On February 16, 1931, the Harlan County Coal Operators’ Association reduced wages for miners in that part of eastern Kentucky by 10 percent. In response, the United Mine Workers of America attempted to organize the miners. Violence erupted that would periodically repeat itself for the next eight years. The Harlan County Coal War is one of the last period of serious violence between labor and management before the development of American labor law in the New Deal.
Coal owners despised unions and routinely killed organizers. That got a little bit harder for them in the more liberal twentieth century, but the hollers of West Virginia and Kentucky were really remote. Whatever conversations were happening in Washington or even Lexington were pretty far away from the reality of life in Harlan and Hazard. On the ground, owners hired gun-toting thugs and showed little concern about the lives of miners. These were medieval fiefdoms existing in twentieth-century America.
In West Virginia, the late 1910s and early 1920s saw significant violence between the United Mine Workers of America and the employers. The 1920 Matewan Massacre, the shootout between UMWA supporters and members of the Baldwin-Felts Agency was one of the rare times where law enforcement sided with workers. For his trouble, the coal companies assassinated Matewan police chief Sid Hatfield, which spawned the Battle of Blair Mountain. That was the largest domestic insurrection in this nation’s history since the Civil War and one that nearly lead to a widespread massacre of miners. It was a total defeat for the UMWA. Owners pressed their advantage through the 1920s, that notoriously anti-union decade. By the late 1920s, the union, which was also John L. Lewis’ personal power base as he expelled anyone who would dare challenge him, was a shell of what it was a decade earlier. Its sheer survival was questionable.
So there was little reason for Harlan County coal bosses to think they would not overwhelm worker resistance by cutting wages. The Great Depression gave them an excuse and the guns of their hired thugs gave them murderous power. But that is not how it worked out. The workers responded with fury. Lewis sent his organizers into Harlan. The mine owners fired any worker known to be a union member. That led to the rest of the workers going out on strike in solidarity. The companies were prepared for this and brought in scabs. The companies also threw their workers out of the company housing, which was at the core of why and how they controlled the lives of workers so thoroughly. Between the housing and the company stores, it was really hard for workers to be independent of their greedy vile employer.
Harlan County had all of three towns not owned by the companies and all the homeless workers fled to these towns. Generally, the people in these towns hated the companies, in part because the business community despised the company stores and thus the inability of the workers to buy anything from them.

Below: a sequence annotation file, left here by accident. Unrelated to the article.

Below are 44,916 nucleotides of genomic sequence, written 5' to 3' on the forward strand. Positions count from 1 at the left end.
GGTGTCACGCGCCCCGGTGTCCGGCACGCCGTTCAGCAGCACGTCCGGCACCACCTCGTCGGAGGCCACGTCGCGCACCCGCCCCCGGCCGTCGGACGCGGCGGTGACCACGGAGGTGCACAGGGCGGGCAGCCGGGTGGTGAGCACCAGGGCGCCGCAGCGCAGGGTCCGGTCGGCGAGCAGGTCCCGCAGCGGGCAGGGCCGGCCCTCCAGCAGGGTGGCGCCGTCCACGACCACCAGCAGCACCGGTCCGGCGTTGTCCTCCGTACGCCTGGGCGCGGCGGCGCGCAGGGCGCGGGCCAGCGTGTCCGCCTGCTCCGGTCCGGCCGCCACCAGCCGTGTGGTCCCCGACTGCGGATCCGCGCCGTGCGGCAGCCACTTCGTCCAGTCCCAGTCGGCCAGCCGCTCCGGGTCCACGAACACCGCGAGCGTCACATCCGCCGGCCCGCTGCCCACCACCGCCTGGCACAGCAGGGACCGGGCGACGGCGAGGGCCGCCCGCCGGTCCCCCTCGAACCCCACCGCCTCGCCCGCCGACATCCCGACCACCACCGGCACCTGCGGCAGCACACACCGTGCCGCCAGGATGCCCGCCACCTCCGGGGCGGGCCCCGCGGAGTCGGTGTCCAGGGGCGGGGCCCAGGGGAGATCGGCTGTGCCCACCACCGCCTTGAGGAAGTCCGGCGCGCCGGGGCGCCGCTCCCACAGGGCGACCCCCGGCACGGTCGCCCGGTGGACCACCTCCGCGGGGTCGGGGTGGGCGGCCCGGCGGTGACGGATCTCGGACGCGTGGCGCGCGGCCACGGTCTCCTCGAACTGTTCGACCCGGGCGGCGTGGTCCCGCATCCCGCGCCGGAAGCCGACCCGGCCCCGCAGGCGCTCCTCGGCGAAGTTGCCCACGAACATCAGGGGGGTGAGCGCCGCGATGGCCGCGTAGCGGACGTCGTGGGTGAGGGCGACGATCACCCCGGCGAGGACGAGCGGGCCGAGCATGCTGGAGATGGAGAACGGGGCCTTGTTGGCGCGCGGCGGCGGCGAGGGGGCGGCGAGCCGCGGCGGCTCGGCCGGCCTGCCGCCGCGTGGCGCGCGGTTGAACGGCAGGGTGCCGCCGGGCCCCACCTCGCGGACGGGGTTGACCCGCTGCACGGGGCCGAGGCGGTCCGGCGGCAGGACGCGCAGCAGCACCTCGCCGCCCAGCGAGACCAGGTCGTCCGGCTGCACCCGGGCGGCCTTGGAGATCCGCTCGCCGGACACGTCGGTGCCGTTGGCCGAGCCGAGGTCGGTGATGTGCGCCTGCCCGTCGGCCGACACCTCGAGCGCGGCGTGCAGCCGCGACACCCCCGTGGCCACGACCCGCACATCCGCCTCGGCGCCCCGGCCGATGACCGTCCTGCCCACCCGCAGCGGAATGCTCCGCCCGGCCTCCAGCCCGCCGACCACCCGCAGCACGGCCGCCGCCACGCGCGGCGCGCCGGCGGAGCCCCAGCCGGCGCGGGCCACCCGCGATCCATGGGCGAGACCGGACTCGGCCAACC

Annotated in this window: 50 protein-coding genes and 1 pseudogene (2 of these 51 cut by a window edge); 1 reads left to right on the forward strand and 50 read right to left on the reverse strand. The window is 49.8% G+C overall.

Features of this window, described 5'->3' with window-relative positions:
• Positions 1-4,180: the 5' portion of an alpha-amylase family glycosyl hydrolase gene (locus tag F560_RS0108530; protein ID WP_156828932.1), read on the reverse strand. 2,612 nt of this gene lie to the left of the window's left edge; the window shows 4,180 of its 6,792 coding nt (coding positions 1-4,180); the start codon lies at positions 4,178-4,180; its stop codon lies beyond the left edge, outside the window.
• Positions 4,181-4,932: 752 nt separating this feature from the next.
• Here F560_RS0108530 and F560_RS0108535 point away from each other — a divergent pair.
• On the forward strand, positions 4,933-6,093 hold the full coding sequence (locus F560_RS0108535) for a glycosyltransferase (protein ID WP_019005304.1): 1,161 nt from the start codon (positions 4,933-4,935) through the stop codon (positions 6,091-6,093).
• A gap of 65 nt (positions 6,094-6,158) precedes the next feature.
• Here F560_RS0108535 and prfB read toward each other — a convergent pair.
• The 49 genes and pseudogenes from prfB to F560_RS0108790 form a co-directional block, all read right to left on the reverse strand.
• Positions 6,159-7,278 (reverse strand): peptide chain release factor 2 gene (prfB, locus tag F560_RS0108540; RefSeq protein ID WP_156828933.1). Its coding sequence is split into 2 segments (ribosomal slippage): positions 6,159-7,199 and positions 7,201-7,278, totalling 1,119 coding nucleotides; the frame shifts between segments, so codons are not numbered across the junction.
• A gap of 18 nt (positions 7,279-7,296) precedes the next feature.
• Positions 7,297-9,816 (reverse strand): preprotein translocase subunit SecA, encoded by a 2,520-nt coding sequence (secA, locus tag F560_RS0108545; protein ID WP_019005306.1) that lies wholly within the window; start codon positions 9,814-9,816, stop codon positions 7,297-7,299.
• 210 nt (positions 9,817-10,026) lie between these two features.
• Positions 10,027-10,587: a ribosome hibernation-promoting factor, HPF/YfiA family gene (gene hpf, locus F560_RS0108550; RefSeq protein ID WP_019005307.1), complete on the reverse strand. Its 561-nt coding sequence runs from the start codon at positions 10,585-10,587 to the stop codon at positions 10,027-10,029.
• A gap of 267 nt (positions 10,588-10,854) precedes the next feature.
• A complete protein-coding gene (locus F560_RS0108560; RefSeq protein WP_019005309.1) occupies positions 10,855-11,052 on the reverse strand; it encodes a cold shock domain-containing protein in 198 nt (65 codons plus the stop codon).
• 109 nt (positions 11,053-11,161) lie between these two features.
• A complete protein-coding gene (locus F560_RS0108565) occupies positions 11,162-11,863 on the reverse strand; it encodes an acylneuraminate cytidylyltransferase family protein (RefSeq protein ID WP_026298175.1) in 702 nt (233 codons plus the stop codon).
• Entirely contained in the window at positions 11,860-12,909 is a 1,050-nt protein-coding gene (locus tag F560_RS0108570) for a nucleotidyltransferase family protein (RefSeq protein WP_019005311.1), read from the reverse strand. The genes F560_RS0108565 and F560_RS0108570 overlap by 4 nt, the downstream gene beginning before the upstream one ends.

Meanwhile, law enforcement in Harlan was bought and sold by the coal companies. The cops escorted scabs in and out of the mines, kicked workers out of their homes, and served as a personal security force for the executives. Sheriff J.H. Blair considered all union members to be communists.
As part of the resistance, a mineworkers’ wife named Florence Reece wrote the song “Which Side Are You On?”, probably second only to “Solidarity Forever” as songs in the American labor canon. She did so after Blair went to search her home for her husband, tearing it all to hell and hoping to shoot her husband. As Reece later said, “There’s no such thing as neutral. You have to be on one side or the other. Some people say, ‘I don’t take sides – I’m neutral.’ There’s no such thing. In your mind you’re on one side or the other. In Harlan County there wasn’t no neutral. If you wasn’t a gun thug, you was a union man. You had to be.”
On May 15, strikers in the town of Evarts, one of the free towns, got in a fight with the police, which was bringing supplies to scabs in the mines. One of the most loathed anti-union cops was killed in the shootout that followed. That led to a pitched battle and over the next 15 minutes, three more deputies and one miner was killed. The National Guard was nearby and quickly put the town under military control. Eight miners were prosecuted, found guilty, and given life sentences for murder.
The workers couldn’t really hold out for very long. By mid-June, they were basically starving and had to go back to work with nothing achieved. The UMWA suffered another huge loss. A communist mining union, the Communist National Miners Union entered the fray and began signing up workers. One of their lead organizers was soon killed by the cops and their anti-religion position in a hotbed of American evangelicalism was going to limit its appeal.
Things changed with the arrival of Franklin Delano Roosevelt as president. Mine owners more or less still controlled the mines during the early years of the New Deal. The National Industrial Recovery Act did allow for company unions. But the National Labor Relations Act did not and when the Supreme Court ruled that constitutional in 1937, their company unions were forced to close shop. The anger miners felt had not dissipated over the years. There was a new wave of UMWA organizing in 1934, which led the cops to round up all the outside organizers and ship them out of Harlan County. In July 1935, when workers celebrated the passage of the NLRA in a public meeting, furious cops beat the hell out of them. A new round of organizing started and this time, the governor sent the National Guard in to protect the workers. Finally, over the next few years, the UMWA would organize the mines, win elections, and begin the era of dignity for Appalachian miners.
Today, there is not a single unionized coal mine in Kentucky.
This is the 470th post in this series. Previous posts are archived here.